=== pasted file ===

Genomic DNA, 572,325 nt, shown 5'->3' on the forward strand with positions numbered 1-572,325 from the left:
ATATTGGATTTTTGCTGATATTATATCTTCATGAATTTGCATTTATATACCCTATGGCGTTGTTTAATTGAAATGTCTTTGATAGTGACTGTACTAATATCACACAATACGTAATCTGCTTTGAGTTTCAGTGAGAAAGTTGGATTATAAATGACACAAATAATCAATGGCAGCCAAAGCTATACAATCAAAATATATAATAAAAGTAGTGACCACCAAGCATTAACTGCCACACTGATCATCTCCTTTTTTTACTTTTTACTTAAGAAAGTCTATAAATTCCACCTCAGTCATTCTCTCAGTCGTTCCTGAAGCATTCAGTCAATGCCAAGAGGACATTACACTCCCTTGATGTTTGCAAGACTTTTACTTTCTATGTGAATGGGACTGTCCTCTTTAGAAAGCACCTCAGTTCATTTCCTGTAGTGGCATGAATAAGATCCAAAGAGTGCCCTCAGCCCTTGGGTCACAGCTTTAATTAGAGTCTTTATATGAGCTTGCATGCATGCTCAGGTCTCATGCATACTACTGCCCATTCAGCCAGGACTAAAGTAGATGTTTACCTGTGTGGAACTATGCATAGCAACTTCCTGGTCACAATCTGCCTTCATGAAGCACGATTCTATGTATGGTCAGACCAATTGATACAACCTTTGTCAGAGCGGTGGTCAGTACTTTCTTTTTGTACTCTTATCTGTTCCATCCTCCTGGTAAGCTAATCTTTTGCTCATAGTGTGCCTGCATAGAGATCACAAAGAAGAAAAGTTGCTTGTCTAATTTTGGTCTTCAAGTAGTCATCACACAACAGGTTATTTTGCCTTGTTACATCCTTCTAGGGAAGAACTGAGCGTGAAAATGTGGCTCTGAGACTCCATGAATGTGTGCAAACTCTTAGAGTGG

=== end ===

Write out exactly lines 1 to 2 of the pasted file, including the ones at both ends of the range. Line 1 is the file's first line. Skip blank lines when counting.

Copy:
Genomic DNA, 572,325 nt, shown 5'->3' on the forward strand with positions numbered 1-572,325 from the left:
ATATTGGATTTTTGCTGATATTATATCTTCATGAATTTGCATTTATATACCCTATGGCGTTGTTTAATTGAAATGTCTTTGATAGTGACTGTACTAATATCACACAATACGTAATCTGCTTTGAGTTTCAGTGAGAAAGTTGGATTATAAATGACACAAATAATCAATGGCAGCCAAAGCTATACAATCAAAATATATAATAAAAGTAGTGACCACCAAGCATTAACTGCCACACTGATCATCTCCTTTTTTTACTTTTTACTTAAGAAAGTCTATAAATTCCACCTCAGTCATTCTCTCAGTCGTTCCTGAAGCATTCAGTCAATGCCAAGAGGACATTACACTCCCTTGATGTTTGCAAGACTTTTACTTTCTATGTGAATGGGACTGTCCTCTTTAGAAAGCACCTCAGTTCATTTCCTGTAGTGGCATGAATAAGATCCAAAGAGTGCCCTCAGCCCTTGGGTCACAGCTTTAATTAGAGTCTTTATATGAGCTTGCATGCATGCTCAGGTCTCATGCATACTACTGCCCATTCAGCCAGGACTAAAGTAGATGTTTACCTGTGTGGAACTATGCATAGCAACTTCCTGGTCACAATCTGCCTTCATGAAGCACGATTCTATGTATGGTCAGACCAATTGATACAACCTTTGTCAGAGCGGTGGTCAGTACTTTCTTTTTGTACTCTTATCTGTTCCATCCTCCTGGTAAGCTAATCTTTTGCTCATAGTGTGCCTGCATAGAGATCACAAAGAAGAAAAGTTGCTTGTCTAATTTTGGTCTTCAAGTAGTCATCACACAACAGGTTATTTTGCCTTGTTACATCCTTCTAGGGAAGAACTGAGCGTGAAAATGTGGCTCTGAGACTCCATGAATGTGTGCAAACTCTTAGAGTGG